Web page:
The Pacific is growing in importance with the common belief that the 21st Century will be the Pacific Century. This series comprise articles that explore military and strategic issues as they affect the Asia-Pacific.


William T Tow
1988 42pp RM6.00/US$3.00 ISBN 967-947-075-X

In this assessment of the politics of Sino-Japanese-US military technology relations, the writer delves into the implications of Japan’s participation in the Strategic Defence Initiative (SDI), high technology exports, defence buildup and military technology transfers. Sino American military technology relations are also discussed before the conclusion is drawn that the implications of Sino-Japanese-US high technology politics are ambiguous but far-reaching for the Asia-Pacifc general security environment. And to a significant degree, the process is clouded by indecision in Washington and Tokyo, and China’s tendency to manipulate both of them.


Igor A Rogachev
1988 25pp RM3.00/US$1.50 ISBN 967-947-083-0

In this paper presented at an ISIS World Affairs Forum in April 1988, Soviet Deputy Foreign Minister lgor A Rogachev analyses the policies pursued by the Soviet Union in the Asia-Pacific and explains moves being made as part of the Soviet ‘peace offensive’ in the region. In discussions following the paper presentation, Mr Rogachev also tackles questions on issues such as Soviet relations with China, Kampuchea, the INF Treaty and ZOPFAN.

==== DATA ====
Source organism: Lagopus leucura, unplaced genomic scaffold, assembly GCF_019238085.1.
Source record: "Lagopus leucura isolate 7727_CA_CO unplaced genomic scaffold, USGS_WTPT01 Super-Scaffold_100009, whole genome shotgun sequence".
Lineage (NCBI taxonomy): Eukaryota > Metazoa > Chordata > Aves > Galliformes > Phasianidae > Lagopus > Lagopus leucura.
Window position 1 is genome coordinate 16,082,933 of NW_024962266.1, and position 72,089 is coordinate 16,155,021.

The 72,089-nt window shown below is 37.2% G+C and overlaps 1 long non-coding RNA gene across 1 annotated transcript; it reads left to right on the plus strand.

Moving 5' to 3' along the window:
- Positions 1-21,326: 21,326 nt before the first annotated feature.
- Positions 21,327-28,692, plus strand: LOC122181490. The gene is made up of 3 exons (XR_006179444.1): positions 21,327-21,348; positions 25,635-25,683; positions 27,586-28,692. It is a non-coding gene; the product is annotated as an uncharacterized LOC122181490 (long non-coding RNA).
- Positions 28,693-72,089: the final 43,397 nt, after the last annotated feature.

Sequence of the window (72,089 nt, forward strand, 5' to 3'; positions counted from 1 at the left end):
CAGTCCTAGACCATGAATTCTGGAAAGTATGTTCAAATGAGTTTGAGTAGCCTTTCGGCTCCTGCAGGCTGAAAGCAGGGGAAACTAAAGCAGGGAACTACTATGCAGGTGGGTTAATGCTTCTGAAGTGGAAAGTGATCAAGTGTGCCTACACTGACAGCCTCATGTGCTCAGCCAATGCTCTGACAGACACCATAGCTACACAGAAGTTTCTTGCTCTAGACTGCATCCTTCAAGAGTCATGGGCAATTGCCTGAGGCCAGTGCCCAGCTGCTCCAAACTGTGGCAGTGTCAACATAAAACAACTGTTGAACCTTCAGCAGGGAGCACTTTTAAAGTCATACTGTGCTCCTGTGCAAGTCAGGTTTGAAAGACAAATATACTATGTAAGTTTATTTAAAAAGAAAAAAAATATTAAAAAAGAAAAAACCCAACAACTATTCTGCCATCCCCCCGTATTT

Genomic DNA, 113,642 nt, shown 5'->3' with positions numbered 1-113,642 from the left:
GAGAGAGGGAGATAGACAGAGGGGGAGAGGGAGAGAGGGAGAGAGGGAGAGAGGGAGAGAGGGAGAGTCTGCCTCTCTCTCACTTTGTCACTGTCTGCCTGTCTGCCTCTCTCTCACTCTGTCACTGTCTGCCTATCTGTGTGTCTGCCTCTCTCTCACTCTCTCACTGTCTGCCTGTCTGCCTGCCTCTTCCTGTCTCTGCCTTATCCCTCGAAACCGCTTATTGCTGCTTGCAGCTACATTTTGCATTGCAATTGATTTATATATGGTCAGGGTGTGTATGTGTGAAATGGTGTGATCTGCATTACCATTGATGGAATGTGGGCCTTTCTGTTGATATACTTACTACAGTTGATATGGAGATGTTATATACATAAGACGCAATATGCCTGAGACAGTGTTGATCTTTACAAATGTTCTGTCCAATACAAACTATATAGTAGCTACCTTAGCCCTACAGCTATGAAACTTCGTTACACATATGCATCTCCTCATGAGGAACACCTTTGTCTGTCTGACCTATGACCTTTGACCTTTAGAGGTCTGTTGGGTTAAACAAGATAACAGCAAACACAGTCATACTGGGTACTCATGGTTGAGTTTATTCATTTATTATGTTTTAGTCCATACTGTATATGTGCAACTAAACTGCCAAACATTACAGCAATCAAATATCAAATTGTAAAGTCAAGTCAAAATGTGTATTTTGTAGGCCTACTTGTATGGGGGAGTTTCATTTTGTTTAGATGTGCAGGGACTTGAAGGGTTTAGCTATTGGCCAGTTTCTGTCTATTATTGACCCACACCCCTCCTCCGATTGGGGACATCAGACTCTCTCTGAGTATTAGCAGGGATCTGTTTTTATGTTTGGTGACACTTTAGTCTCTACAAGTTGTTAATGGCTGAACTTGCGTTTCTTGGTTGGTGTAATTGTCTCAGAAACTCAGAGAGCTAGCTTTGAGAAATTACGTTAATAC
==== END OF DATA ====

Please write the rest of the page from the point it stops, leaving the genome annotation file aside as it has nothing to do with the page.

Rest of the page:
The Asean factor

Gaston J Sigur
1988 8pp RM3.00/US$1.50 ISBN 967-947-084-9

This paper, delivered by US Assistant Secretary for East Asian and Pacific Affairs Gaston J. Sigur at an ISIS World Affairs Forum in Kuala Lumpur in 1988, discusses the political and security roles of the United States in a region that has undergone dynamic growth and transformation. Other topics discussed include the Asean phenomenon, US-Asean relations and US-Malaysian relations.


H Edward English
1989 9pp RM3.00/US$1.50 ISBN 967-947-104-7

What is the formula for a successful Pacific Community? According to the writer, three questions are fundamental if consensus is to be reached on the Pacific formula. They are:

What is the Pacific and who belongs to the region?
What can and should the Pacific countries be doing together? What are their shared priorities? and
What formal institutions are likely to contribute to the achievement of those priorities?

The writer is professor of economics at Carleton University, Canada, and an acknowledged expert in international trade and business.

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